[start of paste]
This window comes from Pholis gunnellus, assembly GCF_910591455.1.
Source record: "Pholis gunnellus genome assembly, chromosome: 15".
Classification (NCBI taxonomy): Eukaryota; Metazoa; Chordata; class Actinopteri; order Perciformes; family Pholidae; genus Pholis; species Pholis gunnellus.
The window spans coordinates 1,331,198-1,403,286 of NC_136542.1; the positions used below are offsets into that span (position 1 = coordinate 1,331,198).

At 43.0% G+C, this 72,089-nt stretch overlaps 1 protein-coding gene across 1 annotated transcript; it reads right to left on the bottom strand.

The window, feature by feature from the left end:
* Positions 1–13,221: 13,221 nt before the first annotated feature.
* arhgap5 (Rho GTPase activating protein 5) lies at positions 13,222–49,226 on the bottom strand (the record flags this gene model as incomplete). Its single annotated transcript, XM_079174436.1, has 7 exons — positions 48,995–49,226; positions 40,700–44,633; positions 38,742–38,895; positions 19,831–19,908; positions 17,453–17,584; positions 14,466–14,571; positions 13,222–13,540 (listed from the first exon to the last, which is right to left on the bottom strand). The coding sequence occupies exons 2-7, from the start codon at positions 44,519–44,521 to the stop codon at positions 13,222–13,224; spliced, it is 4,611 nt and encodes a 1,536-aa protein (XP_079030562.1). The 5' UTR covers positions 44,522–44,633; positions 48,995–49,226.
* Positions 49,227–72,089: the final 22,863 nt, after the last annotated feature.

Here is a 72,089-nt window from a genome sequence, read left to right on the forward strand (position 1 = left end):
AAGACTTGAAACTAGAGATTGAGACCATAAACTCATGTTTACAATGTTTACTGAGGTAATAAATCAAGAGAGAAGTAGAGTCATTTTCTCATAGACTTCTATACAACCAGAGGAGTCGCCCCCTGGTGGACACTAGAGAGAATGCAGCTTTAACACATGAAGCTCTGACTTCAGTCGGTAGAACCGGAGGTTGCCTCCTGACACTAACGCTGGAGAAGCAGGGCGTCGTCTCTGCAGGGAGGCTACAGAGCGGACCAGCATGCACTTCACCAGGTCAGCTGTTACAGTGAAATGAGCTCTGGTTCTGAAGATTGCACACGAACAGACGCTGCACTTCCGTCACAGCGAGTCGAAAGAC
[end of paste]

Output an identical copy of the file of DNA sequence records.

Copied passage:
This window comes from Pholis gunnellus, assembly GCF_910591455.1.
Source record: "Pholis gunnellus genome assembly, chromosome: 15".
Classification (NCBI taxonomy): Eukaryota; Metazoa; Chordata; class Actinopteri; order Perciformes; family Pholidae; genus Pholis; species Pholis gunnellus.
The window spans coordinates 1,331,198-1,403,286 of NC_136542.1; the positions used below are offsets into that span (position 1 = coordinate 1,331,198).

At 43.0% G+C, this 72,089-nt stretch overlaps 1 protein-coding gene across 1 annotated transcript; it reads right to left on the bottom strand.

The window, feature by feature from the left end:
* Positions 1–13,221: 13,221 nt before the first annotated feature.
* arhgap5 (Rho GTPase activating protein 5) lies at positions 13,222–49,226 on the bottom strand (the record flags this gene model as incomplete). Its single annotated transcript, XM_079174436.1, has 7 exons — positions 48,995–49,226; positions 40,700–44,633; positions 38,742–38,895; positions 19,831–19,908; positions 17,453–17,584; positions 14,466–14,571; positions 13,222–13,540 (listed from the first exon to the last, which is right to left on the bottom strand). The coding sequence occupies exons 2-7, from the start codon at positions 44,519–44,521 to the stop codon at positions 13,222–13,224; spliced, it is 4,611 nt and encodes a 1,536-aa protein (XP_079030562.1). The 5' UTR covers positions 44,522–44,633; positions 48,995–49,226.
* Positions 49,227–72,089: the final 22,863 nt, after the last annotated feature.

Here is a 72,089-nt window from a genome sequence, read left to right on the forward strand (position 1 = left end):
AAGACTTGAAACTAGAGATTGAGACCATAAACTCATGTTTACAATGTTTACTGAGGTAATAAATCAAGAGAGAAGTAGAGTCATTTTCTCATAGACTTCTATACAACCAGAGGAGTCGCCCCCTGGTGGACACTAGAGAGAATGCAGCTTTAACACATGAAGCTCTGACTTCAGTCGGTAGAACCGGAGGTTGCCTCCTGACACTAACGCTGGAGAAGCAGGGCGTCGTCTCTGCAGGGAGGCTACAGAGCGGACCAGCATGCACTTCACCAGGTCAGCTGTTACAGTGAAATGAGCTCTGGTTCTGAAGATTGCACACGAACAGACGCTGCACTTCCGTCACAGCGAGTCGAAAGAC